Updates about ongoing redistricting litigation in the Lone Star State and coverage of election law more generally. This website's goal is to try to make sure the redistricting process and litigation over voting law is as transparent and accessible as possible to the public. Hopefully, it will be of some use to a broad range of interested parties, both lawyers and non-lawyers. Have questions, comments, suggestions, additional content, or a redistricting joke (or two)? Feel free to contact me: Michael Li, michael.li@mlilaw.com, 202.681.0641.
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Court-drawn maps for the state house drew criticism yesterday from both the State of Texas and African-American plaintiffs.

The state accused the three-judge panel of ignoring principles of federalism and “overturn[ing] the Legislature’s will where no probability of a legal wrong has been identified.”  By doing so, the state said the court had “exceeded its mandate and actively engaged in policymaking,” resulting in a “proposed map that ignores countless policy choices hammered out through the legislative process over the course of the 2011 session.”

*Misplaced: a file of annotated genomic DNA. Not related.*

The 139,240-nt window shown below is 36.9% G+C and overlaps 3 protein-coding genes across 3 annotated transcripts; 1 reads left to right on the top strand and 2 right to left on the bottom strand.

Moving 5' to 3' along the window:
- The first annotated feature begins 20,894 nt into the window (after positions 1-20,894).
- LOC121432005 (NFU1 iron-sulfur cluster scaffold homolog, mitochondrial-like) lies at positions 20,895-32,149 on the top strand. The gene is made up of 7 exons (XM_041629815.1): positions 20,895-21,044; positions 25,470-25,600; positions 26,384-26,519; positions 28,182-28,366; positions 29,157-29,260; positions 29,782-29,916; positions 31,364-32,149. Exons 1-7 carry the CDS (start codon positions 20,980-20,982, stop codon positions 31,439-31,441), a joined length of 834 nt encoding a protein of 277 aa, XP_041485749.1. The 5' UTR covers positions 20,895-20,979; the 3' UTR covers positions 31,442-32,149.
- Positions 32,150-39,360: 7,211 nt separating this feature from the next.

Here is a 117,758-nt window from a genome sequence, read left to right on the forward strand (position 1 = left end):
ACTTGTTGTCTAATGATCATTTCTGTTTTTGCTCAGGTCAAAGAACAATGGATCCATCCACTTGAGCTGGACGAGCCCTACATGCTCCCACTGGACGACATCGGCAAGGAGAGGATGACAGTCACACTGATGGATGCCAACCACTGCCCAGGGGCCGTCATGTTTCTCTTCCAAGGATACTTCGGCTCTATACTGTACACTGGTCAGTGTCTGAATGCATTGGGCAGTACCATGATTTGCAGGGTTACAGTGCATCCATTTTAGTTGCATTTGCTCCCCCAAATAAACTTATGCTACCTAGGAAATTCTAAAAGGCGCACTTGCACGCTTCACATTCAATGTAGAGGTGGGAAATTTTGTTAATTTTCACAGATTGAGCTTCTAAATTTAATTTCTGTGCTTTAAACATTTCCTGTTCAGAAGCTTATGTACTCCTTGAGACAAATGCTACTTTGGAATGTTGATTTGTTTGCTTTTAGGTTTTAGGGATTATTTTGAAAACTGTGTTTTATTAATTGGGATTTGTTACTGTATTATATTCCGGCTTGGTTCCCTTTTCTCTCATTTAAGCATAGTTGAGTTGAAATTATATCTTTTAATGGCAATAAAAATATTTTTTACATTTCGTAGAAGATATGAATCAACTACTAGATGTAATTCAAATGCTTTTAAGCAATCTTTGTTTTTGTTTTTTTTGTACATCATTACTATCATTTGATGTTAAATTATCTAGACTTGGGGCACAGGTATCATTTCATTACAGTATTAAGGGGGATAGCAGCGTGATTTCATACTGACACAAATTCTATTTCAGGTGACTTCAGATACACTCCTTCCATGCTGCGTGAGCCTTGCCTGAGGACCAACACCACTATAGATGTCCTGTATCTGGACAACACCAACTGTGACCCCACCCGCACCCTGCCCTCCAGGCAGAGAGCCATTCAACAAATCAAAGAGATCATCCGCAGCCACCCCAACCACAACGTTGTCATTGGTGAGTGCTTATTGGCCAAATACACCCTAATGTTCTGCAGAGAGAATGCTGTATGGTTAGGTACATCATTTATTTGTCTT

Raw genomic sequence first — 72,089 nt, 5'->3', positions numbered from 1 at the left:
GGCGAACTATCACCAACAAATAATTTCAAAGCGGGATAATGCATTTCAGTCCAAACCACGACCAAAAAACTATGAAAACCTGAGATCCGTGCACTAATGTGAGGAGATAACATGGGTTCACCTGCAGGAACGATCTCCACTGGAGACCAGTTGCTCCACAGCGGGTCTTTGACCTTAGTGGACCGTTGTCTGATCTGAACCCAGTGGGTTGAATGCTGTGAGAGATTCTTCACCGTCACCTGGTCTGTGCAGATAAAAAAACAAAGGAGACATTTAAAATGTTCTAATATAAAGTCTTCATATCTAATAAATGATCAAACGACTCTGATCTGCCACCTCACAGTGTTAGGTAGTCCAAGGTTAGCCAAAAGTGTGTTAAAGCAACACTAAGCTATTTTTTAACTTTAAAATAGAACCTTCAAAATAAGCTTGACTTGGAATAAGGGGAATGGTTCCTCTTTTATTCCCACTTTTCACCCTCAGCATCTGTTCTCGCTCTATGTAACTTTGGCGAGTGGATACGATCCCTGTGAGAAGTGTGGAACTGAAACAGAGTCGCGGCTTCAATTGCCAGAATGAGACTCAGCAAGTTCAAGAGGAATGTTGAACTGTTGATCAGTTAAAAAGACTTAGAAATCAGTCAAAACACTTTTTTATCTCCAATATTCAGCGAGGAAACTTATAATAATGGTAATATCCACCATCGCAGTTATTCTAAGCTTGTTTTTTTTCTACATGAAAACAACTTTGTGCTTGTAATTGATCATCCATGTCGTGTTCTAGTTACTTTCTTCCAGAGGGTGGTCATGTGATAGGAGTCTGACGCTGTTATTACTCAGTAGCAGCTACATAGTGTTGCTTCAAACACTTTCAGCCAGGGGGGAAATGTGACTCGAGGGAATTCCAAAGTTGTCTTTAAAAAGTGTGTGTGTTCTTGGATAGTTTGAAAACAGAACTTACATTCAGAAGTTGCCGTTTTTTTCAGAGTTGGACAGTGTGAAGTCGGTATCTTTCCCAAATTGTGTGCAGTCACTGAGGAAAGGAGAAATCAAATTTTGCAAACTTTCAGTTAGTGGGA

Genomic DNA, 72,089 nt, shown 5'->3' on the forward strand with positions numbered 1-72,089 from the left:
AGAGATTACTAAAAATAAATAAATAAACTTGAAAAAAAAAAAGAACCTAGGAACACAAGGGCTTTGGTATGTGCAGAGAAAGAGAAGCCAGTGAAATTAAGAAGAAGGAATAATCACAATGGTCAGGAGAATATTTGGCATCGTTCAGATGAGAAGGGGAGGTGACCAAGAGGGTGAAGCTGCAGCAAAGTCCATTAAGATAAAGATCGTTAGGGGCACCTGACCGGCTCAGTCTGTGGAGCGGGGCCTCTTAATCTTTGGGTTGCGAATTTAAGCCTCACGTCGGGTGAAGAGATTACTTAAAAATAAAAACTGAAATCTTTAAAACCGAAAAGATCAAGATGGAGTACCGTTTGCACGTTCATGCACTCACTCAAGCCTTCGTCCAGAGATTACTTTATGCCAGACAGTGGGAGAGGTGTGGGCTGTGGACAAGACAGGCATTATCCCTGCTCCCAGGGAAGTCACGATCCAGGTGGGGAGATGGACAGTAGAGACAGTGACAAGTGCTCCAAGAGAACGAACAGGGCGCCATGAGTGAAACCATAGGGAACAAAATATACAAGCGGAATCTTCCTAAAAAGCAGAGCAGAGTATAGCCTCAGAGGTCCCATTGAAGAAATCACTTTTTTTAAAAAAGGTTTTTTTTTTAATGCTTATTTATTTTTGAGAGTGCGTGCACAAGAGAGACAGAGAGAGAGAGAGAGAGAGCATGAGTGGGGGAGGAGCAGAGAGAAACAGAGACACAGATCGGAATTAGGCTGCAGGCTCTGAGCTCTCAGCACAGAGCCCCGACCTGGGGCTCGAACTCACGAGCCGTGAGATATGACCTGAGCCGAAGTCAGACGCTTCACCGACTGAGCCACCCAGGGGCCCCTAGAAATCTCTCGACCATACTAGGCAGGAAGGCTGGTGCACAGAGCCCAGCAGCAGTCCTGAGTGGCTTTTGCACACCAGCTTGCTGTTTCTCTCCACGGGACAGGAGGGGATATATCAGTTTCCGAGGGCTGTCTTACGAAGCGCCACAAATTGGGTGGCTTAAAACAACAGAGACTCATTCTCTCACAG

The state’s objection attached emails and written memos from approximately 20 members of the Legislature, including Democratic State Representatives Senfronia Thompson and Harold Dutton, raising issues about community splits and other concerns.  

The legislators’ issues run the gamut from concerns about the splitting of school districts to arguments about packing of Republicans under the map to concerns that the map weakened longstanding political coalitions in African-American districts “that [have] taken years to build.” They also included more prosaic objections the the court had removed key assets, such as hospitals and universities, from a member’s district.  

The NAACP also separately filed an objection raising concerns about the impact of the map on five African-American districts in Harris County (HD 139, 141, 142, 146, 147) as well as two current African-American seats in Dallas County (HD 100 and 109).  However, the NAACP expressed hope that “the court would permit a very brief period of time for [the NAACP] to propose a map using H298 but incorporating the necessary minor fixes to the map to ensure the protection of the interests of African-American voters.”

The state also filed an objection to the court’s proposed interim senate map.

No word yet on what the court’s next step will be.

The objections can be found here: